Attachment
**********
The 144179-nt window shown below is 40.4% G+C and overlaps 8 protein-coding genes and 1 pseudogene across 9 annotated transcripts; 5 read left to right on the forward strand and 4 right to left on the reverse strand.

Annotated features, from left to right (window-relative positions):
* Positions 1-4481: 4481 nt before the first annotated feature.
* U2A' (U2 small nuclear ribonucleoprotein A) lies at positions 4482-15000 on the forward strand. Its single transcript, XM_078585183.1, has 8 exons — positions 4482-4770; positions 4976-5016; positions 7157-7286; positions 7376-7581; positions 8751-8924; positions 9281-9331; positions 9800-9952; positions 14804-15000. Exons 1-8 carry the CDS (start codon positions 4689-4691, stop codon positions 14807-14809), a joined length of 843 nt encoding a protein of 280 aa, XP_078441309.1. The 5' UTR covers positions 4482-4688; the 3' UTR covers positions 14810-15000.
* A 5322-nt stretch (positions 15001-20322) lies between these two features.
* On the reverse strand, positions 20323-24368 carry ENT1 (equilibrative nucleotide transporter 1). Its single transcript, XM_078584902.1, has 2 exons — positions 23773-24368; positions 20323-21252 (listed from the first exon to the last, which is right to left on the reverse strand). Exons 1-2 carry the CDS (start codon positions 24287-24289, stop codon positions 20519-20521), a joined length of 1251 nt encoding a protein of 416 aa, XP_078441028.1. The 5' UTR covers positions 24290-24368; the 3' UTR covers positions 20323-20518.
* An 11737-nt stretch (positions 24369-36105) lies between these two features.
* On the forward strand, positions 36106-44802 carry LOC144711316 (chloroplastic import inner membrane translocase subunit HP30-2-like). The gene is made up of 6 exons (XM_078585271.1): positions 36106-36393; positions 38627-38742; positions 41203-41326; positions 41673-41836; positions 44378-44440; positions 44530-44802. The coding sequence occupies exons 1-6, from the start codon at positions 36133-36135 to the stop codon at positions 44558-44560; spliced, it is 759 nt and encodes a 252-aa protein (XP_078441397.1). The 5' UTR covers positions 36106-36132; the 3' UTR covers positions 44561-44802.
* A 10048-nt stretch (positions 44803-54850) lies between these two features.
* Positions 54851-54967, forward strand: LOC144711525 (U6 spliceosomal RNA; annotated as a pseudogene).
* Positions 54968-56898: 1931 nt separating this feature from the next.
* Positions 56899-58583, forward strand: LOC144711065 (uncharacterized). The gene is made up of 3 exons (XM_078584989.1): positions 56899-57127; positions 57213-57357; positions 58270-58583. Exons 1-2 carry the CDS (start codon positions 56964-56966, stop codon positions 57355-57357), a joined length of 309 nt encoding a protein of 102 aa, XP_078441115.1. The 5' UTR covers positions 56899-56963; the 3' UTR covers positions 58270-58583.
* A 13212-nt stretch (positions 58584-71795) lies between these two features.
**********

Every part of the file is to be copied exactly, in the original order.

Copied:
The 144179-nt window shown below is 40.4% G+C and overlaps 8 protein-coding genes and 1 pseudogene across 9 annotated transcripts; 5 read left to right on the forward strand and 4 right to left on the reverse strand.

Annotated features, from left to right (window-relative positions):
* Positions 1-4481: 4481 nt before the first annotated feature.
* U2A' (U2 small nuclear ribonucleoprotein A) lies at positions 4482-15000 on the forward strand. Its single transcript, XM_078585183.1, has 8 exons — positions 4482-4770; positions 4976-5016; positions 7157-7286; positions 7376-7581; positions 8751-8924; positions 9281-9331; positions 9800-9952; positions 14804-15000. Exons 1-8 carry the CDS (start codon positions 4689-4691, stop codon positions 14807-14809), a joined length of 843 nt encoding a protein of 280 aa, XP_078441309.1. The 5' UTR covers positions 4482-4688; the 3' UTR covers positions 14810-15000.
* A 5322-nt stretch (positions 15001-20322) lies between these two features.
* On the reverse strand, positions 20323-24368 carry ENT1 (equilibrative nucleotide transporter 1). Its single transcript, XM_078584902.1, has 2 exons — positions 23773-24368; positions 20323-21252 (listed from the first exon to the last, which is right to left on the reverse strand). Exons 1-2 carry the CDS (start codon positions 24287-24289, stop codon positions 20519-20521), a joined length of 1251 nt encoding a protein of 416 aa, XP_078441028.1. The 5' UTR covers positions 24290-24368; the 3' UTR covers positions 20323-20518.
* An 11737-nt stretch (positions 24369-36105) lies between these two features.
* On the forward strand, positions 36106-44802 carry LOC144711316 (chloroplastic import inner membrane translocase subunit HP30-2-like). The gene is made up of 6 exons (XM_078585271.1): positions 36106-36393; positions 38627-38742; positions 41203-41326; positions 41673-41836; positions 44378-44440; positions 44530-44802. The coding sequence occupies exons 1-6, from the start codon at positions 36133-36135 to the stop codon at positions 44558-44560; spliced, it is 759 nt and encodes a 252-aa protein (XP_078441397.1). The 5' UTR covers positions 36106-36132; the 3' UTR covers positions 44561-44802.
* A 10048-nt stretch (positions 44803-54850) lies between these two features.
* Positions 54851-54967, forward strand: LOC144711525 (U6 spliceosomal RNA; annotated as a pseudogene).
* Positions 54968-56898: 1931 nt separating this feature from the next.
* Positions 56899-58583, forward strand: LOC144711065 (uncharacterized). The gene is made up of 3 exons (XM_078584989.1): positions 56899-57127; positions 57213-57357; positions 58270-58583. Exons 1-2 carry the CDS (start codon positions 56964-56966, stop codon positions 57355-57357), a joined length of 309 nt encoding a protein of 102 aa, XP_078441115.1. The 5' UTR covers positions 56899-56963; the 3' UTR covers positions 58270-58583.
* A 13212-nt stretch (positions 58584-71795) lies between these two features.